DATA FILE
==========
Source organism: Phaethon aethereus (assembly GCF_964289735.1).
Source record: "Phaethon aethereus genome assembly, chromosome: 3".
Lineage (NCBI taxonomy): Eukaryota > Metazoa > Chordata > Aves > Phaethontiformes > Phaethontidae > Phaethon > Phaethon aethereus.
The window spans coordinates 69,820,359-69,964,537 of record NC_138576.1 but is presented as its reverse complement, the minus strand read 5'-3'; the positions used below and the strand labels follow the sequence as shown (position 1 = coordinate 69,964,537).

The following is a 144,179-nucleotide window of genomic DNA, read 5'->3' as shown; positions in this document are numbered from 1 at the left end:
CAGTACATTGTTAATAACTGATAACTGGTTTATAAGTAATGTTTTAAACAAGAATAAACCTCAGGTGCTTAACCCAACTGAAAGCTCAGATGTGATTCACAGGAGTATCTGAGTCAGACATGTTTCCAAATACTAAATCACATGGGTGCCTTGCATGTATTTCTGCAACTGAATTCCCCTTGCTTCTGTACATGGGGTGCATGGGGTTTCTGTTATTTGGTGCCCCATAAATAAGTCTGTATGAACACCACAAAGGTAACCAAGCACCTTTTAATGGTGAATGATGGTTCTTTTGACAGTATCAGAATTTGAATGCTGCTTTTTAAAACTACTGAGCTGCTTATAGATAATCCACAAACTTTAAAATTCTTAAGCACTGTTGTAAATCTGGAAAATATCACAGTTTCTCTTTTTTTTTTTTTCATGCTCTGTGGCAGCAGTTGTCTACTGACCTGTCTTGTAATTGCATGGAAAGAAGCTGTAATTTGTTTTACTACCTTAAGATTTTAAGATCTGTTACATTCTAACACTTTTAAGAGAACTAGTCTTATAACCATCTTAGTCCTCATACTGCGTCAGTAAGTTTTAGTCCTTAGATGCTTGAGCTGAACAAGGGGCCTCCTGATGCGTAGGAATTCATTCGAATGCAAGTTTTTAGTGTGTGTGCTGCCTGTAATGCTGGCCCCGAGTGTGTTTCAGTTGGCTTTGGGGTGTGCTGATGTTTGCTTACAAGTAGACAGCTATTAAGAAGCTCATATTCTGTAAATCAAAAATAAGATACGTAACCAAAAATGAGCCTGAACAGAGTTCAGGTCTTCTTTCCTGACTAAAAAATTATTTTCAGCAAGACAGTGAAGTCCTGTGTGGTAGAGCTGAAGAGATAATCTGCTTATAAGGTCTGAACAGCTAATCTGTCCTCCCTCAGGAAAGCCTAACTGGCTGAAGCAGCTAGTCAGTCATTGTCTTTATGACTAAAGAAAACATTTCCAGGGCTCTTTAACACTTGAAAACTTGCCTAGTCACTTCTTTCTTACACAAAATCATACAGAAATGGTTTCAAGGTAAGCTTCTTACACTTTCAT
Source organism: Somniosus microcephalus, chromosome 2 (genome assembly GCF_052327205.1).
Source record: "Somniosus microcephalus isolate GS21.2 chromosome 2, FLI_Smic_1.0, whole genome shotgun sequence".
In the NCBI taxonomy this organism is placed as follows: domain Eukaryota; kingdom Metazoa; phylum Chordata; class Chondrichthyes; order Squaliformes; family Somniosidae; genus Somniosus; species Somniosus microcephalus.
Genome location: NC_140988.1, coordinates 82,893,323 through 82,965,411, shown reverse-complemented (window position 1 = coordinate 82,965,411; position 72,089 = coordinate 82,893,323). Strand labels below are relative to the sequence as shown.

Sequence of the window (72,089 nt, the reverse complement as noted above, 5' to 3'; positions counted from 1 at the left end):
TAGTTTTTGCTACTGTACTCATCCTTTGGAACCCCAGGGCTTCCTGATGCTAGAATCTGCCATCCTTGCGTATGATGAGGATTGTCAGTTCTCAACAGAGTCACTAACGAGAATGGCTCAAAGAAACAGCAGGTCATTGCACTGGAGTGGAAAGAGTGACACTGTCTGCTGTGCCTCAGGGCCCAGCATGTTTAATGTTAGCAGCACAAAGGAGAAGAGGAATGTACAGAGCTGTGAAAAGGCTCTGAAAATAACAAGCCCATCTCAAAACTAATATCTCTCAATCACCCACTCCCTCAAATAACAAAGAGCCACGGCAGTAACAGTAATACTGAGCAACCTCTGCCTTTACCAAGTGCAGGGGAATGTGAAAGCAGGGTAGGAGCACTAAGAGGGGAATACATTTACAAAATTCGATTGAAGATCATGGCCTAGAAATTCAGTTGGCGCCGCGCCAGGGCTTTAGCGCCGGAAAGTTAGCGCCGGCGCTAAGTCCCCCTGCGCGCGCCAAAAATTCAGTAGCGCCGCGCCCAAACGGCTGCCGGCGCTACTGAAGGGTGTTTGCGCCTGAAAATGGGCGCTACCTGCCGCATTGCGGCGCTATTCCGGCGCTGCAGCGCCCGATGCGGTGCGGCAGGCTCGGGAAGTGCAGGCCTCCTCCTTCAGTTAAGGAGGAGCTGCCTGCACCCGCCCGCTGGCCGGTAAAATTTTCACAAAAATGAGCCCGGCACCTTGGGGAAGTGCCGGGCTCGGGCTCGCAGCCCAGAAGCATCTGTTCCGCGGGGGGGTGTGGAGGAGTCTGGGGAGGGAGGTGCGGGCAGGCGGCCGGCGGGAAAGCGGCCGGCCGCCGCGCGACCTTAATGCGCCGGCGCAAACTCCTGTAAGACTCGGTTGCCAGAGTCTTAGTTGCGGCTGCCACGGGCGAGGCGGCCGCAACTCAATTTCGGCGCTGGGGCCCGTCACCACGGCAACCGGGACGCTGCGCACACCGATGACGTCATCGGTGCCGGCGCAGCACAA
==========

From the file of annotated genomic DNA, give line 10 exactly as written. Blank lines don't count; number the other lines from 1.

Genome location: NC_140988.1, coordinates 82,893,323 through 82,965,411, shown reverse-complemented (window position 1 = coordinate 82,965,411; position 72,089 = coordinate 82,893,323). Strand labels below are relative to the sequence as shown.